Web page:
The Irrawaddy Burma Election 2010

Home Analysis US Response To Sudan Election Omen for Burma?

US Response To Sudan Election Omen for Burma?

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The US has recognized the winners in the Sudan parliamentary election and said it will engage the new government even though the electoral process was not judged to be free or fair.

The United States recognized the winners in the Sudan parliamentary election last week and  said the Obama administration will engage with the new government even though the electoral process was not judged to be free or fair.

“This was not a free and fair election,” said P.J. Crowley, the State Department spokesperson on Monday. “It did not, broadly speaking, meet international standards. [But] I think we recognize that the election is a very important step.”

6-21-4-10That leads to a question: Could the US stand on the Sudan election be a preliminary sign for its possible response to Burma's parliamentary election which will be held late this year?

President Barack Obama is engaged in a new policy on Burma. However, it has so far gained no tangible result after several meetings between the two countries' senior officials in New York and Rangoon.

Recently, US Senator Judd Gregg and six other senators called for US Secretary of State Hillary Clinton to assess whether the policy of engagement with the Burmese military junta has been effective in furthering US interests.

“I think Burma is worse than Sudan though the governments share similar things such as repression and human rights violations,” said Win Tin, an executive committee member of the National League for Democracy and a close associate of Aung San Suu Kyi. “I understand the American's recognition on the result of the Sudan election because they see a political progress between the ruling party and the opposition.

“But Burma is not like Sudan and the junta has never shown their willingness to talk with the opposition. Therefore, the American stand on Burma could be different.”

Asked his view on the US senators call for the need to reassess US policy, Win Tin said: “I agreed with them. They may want to see their government be tougher than now on its Burma policy. Since our meeting with Assistant Secretary of State Kurt Campbell, I knew that the US has a plan to appoint a US special envoy on Burma to be stationed in Rangoon to bring about a dialogue among us. But nothing has happened.”

Campbell visited Burma last November as part of the US engagement policy and met both ruling generals and the opposition, including Suu Kyi.

Similar to the Sudan election, the first in 24 years, Burma's election will be the first in 20 years. However, Burma's recently promulgated election laws have ignored the international community's concerns, including the US, which called for a free, fair and inclusive process so that all the political parties could participate.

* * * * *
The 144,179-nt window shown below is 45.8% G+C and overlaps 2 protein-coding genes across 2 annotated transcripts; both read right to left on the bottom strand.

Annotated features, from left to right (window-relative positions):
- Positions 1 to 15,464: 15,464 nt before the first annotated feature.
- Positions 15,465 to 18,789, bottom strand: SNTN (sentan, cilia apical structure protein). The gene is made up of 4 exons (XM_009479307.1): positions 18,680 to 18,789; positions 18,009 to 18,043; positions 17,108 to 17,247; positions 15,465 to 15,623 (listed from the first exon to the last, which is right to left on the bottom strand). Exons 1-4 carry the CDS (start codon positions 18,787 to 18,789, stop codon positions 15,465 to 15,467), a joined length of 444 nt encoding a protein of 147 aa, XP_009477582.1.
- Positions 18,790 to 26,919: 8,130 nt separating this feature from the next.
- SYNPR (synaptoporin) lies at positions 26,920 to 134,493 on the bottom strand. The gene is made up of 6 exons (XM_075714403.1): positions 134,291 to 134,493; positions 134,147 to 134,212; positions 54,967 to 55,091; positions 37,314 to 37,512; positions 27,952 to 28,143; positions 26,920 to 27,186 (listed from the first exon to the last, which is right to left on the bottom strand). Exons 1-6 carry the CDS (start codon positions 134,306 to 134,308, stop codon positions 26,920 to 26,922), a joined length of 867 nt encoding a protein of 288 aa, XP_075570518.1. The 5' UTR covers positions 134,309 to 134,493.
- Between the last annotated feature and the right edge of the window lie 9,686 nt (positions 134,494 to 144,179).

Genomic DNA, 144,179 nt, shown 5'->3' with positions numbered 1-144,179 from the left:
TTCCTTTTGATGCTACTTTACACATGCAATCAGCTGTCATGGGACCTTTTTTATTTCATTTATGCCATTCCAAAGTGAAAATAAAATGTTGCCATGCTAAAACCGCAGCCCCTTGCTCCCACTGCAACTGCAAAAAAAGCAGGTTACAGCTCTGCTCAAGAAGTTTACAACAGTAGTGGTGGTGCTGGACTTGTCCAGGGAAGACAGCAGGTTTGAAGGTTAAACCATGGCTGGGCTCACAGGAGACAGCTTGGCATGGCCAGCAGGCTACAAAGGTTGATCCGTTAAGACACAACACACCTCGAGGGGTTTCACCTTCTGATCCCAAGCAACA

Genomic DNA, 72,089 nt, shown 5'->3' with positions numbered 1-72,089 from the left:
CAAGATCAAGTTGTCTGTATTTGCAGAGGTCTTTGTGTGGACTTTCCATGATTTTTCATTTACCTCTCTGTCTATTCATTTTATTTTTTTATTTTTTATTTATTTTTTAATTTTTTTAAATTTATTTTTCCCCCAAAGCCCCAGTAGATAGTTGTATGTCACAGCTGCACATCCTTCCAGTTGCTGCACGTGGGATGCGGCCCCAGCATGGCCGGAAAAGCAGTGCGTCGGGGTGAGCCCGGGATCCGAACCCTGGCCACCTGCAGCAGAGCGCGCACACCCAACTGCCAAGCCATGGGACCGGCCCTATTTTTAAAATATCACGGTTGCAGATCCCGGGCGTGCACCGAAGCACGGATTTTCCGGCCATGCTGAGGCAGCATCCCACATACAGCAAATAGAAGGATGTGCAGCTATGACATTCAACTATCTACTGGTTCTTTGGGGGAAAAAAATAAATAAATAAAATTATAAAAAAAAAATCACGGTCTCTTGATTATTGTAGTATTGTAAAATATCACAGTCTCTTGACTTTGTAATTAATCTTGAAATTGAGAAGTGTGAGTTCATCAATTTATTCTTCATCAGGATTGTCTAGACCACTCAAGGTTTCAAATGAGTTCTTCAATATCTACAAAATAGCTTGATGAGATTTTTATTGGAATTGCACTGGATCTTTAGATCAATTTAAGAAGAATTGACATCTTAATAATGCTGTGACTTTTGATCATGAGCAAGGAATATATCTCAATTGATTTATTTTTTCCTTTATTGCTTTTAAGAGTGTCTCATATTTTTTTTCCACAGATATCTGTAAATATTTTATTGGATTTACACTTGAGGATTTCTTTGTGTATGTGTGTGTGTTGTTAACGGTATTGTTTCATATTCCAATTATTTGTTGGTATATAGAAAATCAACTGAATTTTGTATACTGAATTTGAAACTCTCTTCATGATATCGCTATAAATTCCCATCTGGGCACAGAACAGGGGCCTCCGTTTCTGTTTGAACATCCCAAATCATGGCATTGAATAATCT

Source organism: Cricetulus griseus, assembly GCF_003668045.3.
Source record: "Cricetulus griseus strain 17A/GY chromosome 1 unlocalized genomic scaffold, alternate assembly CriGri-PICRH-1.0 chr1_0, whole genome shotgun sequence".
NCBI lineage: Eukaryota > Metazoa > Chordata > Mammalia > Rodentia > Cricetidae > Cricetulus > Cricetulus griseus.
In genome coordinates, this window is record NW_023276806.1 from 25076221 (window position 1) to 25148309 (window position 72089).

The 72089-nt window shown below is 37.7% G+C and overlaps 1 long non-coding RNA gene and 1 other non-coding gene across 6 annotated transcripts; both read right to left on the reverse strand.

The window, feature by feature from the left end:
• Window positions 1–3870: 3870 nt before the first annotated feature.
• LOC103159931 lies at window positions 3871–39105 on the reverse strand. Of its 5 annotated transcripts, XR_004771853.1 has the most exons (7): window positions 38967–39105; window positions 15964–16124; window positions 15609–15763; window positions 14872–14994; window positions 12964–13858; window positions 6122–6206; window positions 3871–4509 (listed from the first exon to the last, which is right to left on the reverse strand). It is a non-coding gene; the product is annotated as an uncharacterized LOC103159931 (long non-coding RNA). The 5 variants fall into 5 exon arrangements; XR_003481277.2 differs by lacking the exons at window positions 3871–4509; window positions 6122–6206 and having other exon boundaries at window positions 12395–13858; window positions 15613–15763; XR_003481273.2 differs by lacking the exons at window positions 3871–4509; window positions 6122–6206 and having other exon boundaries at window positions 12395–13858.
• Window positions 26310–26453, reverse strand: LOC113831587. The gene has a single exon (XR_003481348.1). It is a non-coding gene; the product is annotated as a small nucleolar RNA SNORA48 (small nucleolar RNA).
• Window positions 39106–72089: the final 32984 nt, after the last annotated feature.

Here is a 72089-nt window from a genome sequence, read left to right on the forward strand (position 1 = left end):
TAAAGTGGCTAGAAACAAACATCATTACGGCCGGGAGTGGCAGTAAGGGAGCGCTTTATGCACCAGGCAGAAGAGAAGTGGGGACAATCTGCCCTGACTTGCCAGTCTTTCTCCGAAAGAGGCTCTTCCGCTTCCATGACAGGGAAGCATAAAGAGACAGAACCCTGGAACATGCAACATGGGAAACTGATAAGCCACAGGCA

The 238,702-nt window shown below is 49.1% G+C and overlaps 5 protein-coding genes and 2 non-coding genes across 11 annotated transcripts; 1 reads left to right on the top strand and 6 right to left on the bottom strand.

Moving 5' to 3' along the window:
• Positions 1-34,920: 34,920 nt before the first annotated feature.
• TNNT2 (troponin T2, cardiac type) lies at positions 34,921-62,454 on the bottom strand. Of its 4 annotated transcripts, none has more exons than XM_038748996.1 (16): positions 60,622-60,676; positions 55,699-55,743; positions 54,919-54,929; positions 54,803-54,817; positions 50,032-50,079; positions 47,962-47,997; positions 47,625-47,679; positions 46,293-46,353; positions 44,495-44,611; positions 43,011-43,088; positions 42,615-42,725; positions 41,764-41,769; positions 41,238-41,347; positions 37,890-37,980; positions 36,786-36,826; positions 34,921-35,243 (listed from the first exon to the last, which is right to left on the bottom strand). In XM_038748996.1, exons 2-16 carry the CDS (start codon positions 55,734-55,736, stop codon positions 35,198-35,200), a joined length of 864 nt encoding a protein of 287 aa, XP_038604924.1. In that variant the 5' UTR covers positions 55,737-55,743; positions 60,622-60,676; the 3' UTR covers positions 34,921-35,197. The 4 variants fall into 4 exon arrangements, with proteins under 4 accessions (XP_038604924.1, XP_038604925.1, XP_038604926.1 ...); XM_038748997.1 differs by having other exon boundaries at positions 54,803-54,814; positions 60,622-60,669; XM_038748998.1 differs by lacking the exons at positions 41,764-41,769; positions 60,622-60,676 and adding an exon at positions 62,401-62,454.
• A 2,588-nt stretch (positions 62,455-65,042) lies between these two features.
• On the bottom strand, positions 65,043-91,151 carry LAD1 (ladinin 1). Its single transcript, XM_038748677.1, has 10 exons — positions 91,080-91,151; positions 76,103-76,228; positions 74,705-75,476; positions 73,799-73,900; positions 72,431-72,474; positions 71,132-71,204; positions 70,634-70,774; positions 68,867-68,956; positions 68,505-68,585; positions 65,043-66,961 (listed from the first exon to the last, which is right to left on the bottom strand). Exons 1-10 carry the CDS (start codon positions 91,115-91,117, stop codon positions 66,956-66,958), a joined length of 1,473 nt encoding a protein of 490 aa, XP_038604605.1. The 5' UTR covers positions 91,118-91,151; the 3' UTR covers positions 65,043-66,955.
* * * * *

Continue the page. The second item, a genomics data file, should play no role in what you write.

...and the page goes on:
The election laws excluded more than 2,000 political prisoners, including the key opposition leaders such as democratic icon Suu Kyi, Shan leader Hkun Htun Oo and student leader Min Ko Naing from participating in the election. Due to the unjust laws, late last month the National League for Democracy led by Suu Kyi decided not to contest the election.

However, except for expressing respect for the NLD decision, the US has taken no concrete step to response to the junta. Analysts said it is likely that the US will recognize the result of the election, as they did in Sudan, and will engage with the new government.

Sudan and Burma have both been under sanctions imposed by the international community because their leaders, President Omar Hassan al-Bashir and Snr-Gen Than Shwe, have both committed serious human rights violations against their own people.

Bashir is on the wanted list of the International Criminal Court based in The Hague which has charged him with war crimes committed in Darfur. The Burmese military junta led by Than Shwe has so far managed to escape from ICC charges of war crimes and crimes against humanity.

Last month, Tomas Ojea Quintana, the UN Special Rapporteur on Human Rights in Burma, called for an international inquiry into possible crimes against humanity and war crimes.

“According to consistent reports, the possibility exists that some of these human rights violations may entail categories of crimes against humanity or war crimes under the terms of the statute of the International Criminal Court,” said Quintana, in a 30-page report to the U.N. Human Rights Council in Geneva.

Referring to the US, Win Tin said the NLD understands the US must deal with the junta while also giving moral support to the NLD and democratic movements in Burma. “I don't expect much from them,” he said.



Nyan_win80"Once her [Aung San Suu Kyi's] sentence expires in November, and that notion is not disputed, it is our understanding that she will have served her sentence."
—Nyan Win, the foreign minister of Burma


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